purposes. See information on ITINs at the IRS Web site at the following
URLs: http://www.irs.gov/newsroom/article/0,,id=112728,00.html and

http://www.irs.gov/individuals/article/0,,id=96287,00.html.

We understand from discussions with IRS that students must provide
evidence that they are not eligible for an SSN (letter from SSA) and a
copy of their scholarship acceptance letter when applying for an ITIN
under this provision. We recommend that these students seek the
guidance of legal counsel or a local IRS representative for exact
information and filing requirements.
Form W-7, Application for IRS Individual Taxpayer Identification
Number, and instructions on who is eligible for an ITIN, and how and
when to submit the W-7 are accessible online at http://www.irs.gov/pub/irs-pdf/fw7.pdf

Hiring Issues/Lack of On-Campus Jobs

Comment: Several individuals commented that if new international
students do not have their SSNs in hand, they would be at a severe
disadvantage when vying for jobs against those students who already
have their numbers and/or against U.S. citizen students.
Response: Those students who are looking for work off-campus are
not affected by this regulation and will need to abide by current SSA
regulations that require EADs as evidence of work authority before we
will assign SSNs to them.
As far as how this regulation change would affect an F-1 student
"competing" for an on-campus job with a U.S. student, we do not
believe this regulation will create an additional burden for the F-1
student for several reasons. First, it is important to remember that
many jobs that fall under the DHS definition of "on-campus" are often
jobs that also count as Federal work-study employment available to U.S.
students as part of their "financial aid" package. As such, these are
jobs for which, under Federal regulations, international students do
not qualify. Second, F-1 students cannot be placed in a job if their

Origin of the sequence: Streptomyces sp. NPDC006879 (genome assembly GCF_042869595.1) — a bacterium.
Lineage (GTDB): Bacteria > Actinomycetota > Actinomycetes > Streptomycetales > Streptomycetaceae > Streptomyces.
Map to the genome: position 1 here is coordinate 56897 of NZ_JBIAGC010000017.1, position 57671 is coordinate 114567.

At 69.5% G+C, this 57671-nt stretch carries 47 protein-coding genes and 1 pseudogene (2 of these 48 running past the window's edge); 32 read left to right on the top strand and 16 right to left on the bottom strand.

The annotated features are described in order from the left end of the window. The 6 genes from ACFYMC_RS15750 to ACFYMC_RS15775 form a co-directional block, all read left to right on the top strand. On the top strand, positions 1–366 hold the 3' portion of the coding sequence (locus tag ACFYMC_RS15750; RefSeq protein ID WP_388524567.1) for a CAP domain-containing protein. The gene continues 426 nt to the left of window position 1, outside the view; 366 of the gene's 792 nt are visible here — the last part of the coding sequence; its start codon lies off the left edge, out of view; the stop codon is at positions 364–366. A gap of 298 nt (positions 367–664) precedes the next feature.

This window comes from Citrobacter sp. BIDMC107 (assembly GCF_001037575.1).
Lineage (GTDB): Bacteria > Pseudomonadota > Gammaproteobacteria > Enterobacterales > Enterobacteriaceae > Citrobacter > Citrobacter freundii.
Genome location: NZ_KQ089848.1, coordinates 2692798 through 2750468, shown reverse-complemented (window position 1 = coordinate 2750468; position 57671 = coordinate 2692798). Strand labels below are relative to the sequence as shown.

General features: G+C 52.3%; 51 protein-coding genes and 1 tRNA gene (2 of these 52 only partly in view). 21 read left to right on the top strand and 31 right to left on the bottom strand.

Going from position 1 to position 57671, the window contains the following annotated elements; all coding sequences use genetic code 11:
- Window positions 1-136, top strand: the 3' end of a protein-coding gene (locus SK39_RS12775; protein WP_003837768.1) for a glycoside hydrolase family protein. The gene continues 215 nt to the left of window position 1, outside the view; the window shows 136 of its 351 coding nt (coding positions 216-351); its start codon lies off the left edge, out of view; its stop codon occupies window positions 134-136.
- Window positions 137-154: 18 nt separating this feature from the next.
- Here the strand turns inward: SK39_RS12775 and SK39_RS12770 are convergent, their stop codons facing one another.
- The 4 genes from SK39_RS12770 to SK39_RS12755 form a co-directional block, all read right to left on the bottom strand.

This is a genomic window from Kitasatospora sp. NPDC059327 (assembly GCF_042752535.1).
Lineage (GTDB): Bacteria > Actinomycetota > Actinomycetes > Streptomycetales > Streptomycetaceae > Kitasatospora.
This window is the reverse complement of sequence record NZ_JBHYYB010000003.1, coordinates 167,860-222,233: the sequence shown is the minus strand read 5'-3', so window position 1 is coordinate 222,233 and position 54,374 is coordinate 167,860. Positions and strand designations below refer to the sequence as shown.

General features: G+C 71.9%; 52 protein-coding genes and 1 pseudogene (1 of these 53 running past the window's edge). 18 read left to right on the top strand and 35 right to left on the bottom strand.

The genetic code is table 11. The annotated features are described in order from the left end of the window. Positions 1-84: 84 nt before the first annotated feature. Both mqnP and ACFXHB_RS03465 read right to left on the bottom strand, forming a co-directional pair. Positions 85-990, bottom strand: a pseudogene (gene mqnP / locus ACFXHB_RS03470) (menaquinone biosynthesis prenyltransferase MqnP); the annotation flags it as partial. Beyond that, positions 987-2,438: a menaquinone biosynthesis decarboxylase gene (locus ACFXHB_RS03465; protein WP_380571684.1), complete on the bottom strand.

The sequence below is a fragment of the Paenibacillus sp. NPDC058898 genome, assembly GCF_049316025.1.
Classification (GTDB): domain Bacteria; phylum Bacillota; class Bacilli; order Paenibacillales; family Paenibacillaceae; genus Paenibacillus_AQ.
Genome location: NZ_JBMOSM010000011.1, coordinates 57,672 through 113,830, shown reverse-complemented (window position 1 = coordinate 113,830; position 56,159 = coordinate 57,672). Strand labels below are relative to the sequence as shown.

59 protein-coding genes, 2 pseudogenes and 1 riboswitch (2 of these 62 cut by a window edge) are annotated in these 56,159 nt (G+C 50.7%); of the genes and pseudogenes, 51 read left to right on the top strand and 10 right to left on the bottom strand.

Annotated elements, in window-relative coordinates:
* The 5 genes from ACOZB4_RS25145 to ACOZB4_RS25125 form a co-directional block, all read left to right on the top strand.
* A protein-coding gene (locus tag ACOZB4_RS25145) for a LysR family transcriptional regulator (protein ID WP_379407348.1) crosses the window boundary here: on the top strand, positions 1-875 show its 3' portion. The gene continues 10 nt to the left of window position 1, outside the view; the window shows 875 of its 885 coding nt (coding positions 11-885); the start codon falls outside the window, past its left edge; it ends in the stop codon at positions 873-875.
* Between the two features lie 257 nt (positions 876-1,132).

being hired into the position would displace an eligible U.S. student
or U.S. worker for that same position. As is clearly stated in 8 CFR
214.2(f)(9)(i), "An F-1 student may engage in any on-campus employment
authorized under this paragraph which will not displace United States
residents." Where direct competition for an on-campus job (which could
include those jobs eligible as Federal work-study positions for a U.S.
student) occurs between an international student and a U.S. student,
DHS regulations require that the position go to the U.S. student.
As far as the concern about how this regulation, in general, might
affect those F-1 students who do not yet have SSNs vying against other
students who do, we anticipate that SSA's new verification procedures
utilizing the data in SEVIS (see next section) will result in F-1
student applicants being assigned SSNs much more quickly than has been
the case in the past. We believe that any disadvantages that might
exist for F-1 students who do not yet have their SSNs, versus students
who do, will be minimized once the school's employer community
understands that F-1 student applicants for on-campus jobs should
receive SSNs very quickly after providing evidence to SSA that they
have job offers.
Also, F-1 students, once they apply for an SSN, can request that
SSA issue them an "acknowledgment letter." This dated letter confirms
that SSA has received an application for an SSN. It can be given to any
SSN applicant whose evidence must be verified before final action can
be taken to assign or deny an SSN application. An F-1 student can show
this letter to an employer as proof that they have filed for an SSN.

Delays in Receiving SSNs Until DHS Verifies Nonimmigrant Status

Comment: A number of commenters noted the delays in processing SSN
requests due to the time it takes for SSA to receive a response from
DHS that verifies the student's nonimmigrant status. One commenter
noted that, "SSN applications for non-immigrant applicants already
take from 2 weeks to 8 months to be approved by the social security
office" and that this regulation would cause even more delays. Some
students are offered jobs that are of short duration, such as being
asked to quickly translate documents, or are asked to help with
orientation sessions when they first arrive on campus at the beginning